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The Price-To-Book Ratio is a Top Tool To Evaluate Companies

Updated on April 27, 2017

Growth investors increasingly make use of this metric to identify the best stocks to invest in.

The book value of equity is defined as the value of company's assets as shown on the balance sheet. It is the difference between the book value of assets and the book value of liabilities.

Let us look at an example. If company XYZ has $300 million in assets and $100 million in liabilities, then the book value for this particular company would be $200 million. If there are 20 million shares outstanding, then each share would represent $10 of book value. If the market price for a share is currently $25, then the P/B ratio would be 2.5 (25/10).

Be wary of companies that are trading for less than their book value. Also, investors should steer away from stocks with a P/B less than one. It signifies that the asset value is overstated and the firm is earning a dismal return on its assets.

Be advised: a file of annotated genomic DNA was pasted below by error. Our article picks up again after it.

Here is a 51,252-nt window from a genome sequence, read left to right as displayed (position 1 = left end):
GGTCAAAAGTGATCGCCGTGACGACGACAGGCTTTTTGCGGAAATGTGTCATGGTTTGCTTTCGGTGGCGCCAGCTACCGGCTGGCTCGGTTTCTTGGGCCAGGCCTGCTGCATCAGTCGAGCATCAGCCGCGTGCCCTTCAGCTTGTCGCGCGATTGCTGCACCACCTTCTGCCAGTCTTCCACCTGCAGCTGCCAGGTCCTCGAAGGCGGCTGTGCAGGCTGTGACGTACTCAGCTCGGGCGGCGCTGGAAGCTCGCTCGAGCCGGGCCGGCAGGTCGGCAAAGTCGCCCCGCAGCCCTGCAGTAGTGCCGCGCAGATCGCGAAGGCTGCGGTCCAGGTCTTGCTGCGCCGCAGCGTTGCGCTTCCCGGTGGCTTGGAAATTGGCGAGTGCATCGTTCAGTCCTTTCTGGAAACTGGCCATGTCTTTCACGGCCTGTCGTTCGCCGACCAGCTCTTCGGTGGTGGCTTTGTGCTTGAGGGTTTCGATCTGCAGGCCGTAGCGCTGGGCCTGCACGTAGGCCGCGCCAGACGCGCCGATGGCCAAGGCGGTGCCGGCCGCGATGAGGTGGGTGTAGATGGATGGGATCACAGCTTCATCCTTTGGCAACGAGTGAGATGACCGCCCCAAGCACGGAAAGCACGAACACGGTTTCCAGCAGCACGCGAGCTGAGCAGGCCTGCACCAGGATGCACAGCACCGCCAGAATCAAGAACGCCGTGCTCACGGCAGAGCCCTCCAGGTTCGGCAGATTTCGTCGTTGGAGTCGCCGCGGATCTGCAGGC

The best companies are those that have a high stock price relative to their book value. They are earning a high return on their assets. When looking at P/B, pay close attention to the ROE as well. A low ROE in comparison to the P/B can be problematic.

Book values tend to get distorted. Share buybacks have an effect on the P/B as the capital gets reduced on the balance sheet. In addition, the book value plunges when cash is made use of to fund a capital expenditure for instance.

In the end, the P/B ratio offers a reality check for an investor and a valuable one at that. The issue with P/B is that it ignores intangible assets like brand value, intellectual property, goodwill and patents. Companies like Microsoft are renowned for their significant intellectual property in comparison to physical property and this ratio does not capture that aspect.

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